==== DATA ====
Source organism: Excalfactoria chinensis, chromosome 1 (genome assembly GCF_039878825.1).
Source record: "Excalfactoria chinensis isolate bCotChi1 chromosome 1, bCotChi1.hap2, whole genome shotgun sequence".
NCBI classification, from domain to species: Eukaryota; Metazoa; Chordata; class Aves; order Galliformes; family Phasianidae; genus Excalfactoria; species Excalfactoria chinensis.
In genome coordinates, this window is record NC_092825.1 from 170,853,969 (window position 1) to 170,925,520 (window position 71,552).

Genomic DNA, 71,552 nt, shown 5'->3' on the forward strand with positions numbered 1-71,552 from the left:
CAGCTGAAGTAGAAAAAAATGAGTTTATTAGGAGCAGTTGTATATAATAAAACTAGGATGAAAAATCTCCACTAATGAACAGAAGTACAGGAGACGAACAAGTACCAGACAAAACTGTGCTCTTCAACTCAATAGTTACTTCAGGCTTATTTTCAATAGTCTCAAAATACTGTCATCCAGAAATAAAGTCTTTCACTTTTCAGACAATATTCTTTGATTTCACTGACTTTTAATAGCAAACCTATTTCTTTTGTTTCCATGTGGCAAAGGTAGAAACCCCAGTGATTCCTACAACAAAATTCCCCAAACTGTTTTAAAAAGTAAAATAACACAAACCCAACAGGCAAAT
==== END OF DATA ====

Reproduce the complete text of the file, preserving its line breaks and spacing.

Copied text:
Source organism: Excalfactoria chinensis, chromosome 1 (genome assembly GCF_039878825.1).
Source record: "Excalfactoria chinensis isolate bCotChi1 chromosome 1, bCotChi1.hap2, whole genome shotgun sequence".
NCBI classification, from domain to species: Eukaryota; Metazoa; Chordata; class Aves; order Galliformes; family Phasianidae; genus Excalfactoria; species Excalfactoria chinensis.
In genome coordinates, this window is record NC_092825.1 from 170,853,969 (window position 1) to 170,925,520 (window position 71,552).

Genomic DNA, 71,552 nt, shown 5'->3' on the forward strand with positions numbered 1-71,552 from the left:
CAGCTGAAGTAGAAAAAAATGAGTTTATTAGGAGCAGTTGTATATAATAAAACTAGGATGAAAAATCTCCACTAATGAACAGAAGTACAGGAGACGAACAAGTACCAGACAAAACTGTGCTCTTCAACTCAATAGTTACTTCAGGCTTATTTTCAATAGTCTCAAAATACTGTCATCCAGAAATAAAGTCTTTCACTTTTCAGACAATATTCTTTGATTTCACTGACTTTTAATAGCAAACCTATTTCTTTTGTTTCCATGTGGCAAAGGTAGAAACCCCAGTGATTCCTACAACAAAATTCCCCAAACTGTTTTAAAAAGTAAAATAACACAAACCCAACAGGCAAAT